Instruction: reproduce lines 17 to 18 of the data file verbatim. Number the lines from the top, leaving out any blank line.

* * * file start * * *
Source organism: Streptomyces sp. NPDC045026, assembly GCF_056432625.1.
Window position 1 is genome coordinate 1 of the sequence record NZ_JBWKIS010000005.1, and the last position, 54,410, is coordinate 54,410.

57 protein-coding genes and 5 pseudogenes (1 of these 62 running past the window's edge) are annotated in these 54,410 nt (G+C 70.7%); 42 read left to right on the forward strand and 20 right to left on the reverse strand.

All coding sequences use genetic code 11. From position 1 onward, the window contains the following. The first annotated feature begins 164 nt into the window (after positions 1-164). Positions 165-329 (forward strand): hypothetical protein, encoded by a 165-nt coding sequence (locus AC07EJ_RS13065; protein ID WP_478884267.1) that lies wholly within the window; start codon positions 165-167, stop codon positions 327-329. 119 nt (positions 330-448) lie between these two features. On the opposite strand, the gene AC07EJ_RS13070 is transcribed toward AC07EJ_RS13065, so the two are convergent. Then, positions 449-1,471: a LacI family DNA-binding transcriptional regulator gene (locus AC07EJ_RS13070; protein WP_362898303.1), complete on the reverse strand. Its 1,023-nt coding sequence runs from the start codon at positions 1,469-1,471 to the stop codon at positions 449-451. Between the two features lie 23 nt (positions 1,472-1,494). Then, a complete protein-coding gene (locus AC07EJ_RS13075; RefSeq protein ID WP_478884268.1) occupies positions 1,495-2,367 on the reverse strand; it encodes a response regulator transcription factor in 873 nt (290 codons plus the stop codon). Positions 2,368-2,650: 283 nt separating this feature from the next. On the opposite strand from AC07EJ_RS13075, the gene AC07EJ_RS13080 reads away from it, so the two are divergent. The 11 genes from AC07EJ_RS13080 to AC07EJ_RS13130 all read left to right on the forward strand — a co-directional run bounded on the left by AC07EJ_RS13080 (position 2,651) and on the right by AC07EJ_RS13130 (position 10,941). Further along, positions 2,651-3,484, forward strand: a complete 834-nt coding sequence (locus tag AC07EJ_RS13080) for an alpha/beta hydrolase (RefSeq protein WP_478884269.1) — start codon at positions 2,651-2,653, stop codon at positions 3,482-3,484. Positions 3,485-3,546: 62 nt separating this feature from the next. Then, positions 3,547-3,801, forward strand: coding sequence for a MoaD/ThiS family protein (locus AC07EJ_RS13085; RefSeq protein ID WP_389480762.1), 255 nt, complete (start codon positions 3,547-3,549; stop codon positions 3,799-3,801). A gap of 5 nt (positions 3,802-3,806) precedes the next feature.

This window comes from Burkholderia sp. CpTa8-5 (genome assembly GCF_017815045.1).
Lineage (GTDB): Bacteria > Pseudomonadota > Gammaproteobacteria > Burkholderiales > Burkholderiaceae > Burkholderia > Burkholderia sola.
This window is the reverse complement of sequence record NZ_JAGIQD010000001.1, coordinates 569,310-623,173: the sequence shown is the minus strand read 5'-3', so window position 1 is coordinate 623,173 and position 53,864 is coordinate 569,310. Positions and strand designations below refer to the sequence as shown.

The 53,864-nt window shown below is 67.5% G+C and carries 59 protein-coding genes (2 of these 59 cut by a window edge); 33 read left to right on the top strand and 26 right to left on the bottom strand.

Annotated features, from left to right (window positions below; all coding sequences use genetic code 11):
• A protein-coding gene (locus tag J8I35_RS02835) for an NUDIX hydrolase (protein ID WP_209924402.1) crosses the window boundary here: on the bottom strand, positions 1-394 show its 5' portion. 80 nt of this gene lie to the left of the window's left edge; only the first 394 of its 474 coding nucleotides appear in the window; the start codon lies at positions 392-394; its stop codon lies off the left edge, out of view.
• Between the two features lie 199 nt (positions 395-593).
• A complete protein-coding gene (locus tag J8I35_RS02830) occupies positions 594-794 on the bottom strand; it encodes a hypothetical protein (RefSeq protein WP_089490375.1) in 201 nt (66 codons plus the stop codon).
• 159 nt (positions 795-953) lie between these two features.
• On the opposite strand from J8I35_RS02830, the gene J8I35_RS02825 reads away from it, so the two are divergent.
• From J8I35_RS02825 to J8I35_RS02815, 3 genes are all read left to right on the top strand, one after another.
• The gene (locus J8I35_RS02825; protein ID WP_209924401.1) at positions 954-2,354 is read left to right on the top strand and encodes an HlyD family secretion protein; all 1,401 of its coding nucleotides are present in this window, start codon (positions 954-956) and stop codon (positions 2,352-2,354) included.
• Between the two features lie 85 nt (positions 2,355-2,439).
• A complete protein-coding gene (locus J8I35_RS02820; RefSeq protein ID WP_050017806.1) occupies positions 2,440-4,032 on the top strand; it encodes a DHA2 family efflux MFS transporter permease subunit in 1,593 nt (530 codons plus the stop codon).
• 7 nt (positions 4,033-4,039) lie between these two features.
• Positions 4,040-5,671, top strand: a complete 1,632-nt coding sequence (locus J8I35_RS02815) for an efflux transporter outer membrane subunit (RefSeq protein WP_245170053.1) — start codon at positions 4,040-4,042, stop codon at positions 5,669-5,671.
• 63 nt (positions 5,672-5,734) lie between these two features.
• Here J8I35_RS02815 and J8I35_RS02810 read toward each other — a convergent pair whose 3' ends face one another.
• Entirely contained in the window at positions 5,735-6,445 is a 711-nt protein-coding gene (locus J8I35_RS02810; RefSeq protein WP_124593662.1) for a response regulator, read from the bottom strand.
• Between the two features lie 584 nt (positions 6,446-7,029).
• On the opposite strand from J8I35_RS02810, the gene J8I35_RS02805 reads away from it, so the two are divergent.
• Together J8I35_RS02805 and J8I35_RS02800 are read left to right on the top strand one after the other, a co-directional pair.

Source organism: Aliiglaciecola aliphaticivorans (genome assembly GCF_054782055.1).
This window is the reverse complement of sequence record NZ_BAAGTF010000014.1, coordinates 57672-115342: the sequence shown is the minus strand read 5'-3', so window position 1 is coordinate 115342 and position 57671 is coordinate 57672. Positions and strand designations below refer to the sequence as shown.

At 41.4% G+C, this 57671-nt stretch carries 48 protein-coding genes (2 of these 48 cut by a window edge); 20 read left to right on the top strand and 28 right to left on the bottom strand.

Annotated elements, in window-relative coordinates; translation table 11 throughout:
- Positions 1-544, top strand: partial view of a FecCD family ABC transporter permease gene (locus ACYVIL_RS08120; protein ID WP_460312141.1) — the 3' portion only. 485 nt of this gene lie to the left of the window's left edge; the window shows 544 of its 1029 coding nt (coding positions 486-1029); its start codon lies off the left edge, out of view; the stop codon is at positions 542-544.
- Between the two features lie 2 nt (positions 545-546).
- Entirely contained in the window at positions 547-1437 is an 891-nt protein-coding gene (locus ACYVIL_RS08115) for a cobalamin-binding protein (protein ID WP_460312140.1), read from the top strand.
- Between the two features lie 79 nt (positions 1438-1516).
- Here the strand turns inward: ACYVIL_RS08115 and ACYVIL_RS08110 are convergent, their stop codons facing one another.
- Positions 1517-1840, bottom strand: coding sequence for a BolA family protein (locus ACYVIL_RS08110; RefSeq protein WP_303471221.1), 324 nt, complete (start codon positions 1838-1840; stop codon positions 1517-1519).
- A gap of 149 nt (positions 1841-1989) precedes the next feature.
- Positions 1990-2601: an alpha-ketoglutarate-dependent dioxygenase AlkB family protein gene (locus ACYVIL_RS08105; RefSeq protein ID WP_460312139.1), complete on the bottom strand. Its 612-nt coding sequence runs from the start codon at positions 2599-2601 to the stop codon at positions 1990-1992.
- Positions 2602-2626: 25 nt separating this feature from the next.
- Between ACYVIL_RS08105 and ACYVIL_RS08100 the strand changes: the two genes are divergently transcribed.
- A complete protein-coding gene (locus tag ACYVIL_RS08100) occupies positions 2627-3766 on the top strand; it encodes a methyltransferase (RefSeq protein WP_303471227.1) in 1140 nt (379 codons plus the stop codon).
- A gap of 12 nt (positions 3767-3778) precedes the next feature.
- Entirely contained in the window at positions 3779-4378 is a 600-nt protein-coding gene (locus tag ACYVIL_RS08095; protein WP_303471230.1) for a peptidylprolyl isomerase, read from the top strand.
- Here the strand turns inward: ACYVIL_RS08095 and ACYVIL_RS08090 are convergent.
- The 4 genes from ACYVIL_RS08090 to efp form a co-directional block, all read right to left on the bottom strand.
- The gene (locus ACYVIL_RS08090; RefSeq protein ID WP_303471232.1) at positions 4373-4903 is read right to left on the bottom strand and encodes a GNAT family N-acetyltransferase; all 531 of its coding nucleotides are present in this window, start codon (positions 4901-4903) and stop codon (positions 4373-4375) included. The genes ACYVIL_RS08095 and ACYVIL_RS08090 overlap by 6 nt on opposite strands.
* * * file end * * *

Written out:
• Between the two features lie 85 nt (positions 2,355-2,439).
• A complete protein-coding gene (locus J8I35_RS02820; RefSeq protein ID WP_050017806.1) occupies positions 2,440-4,032 on the top strand; it encodes a DHA2 family efflux MFS transporter permease subunit in 1,593 nt (530 codons plus the stop codon).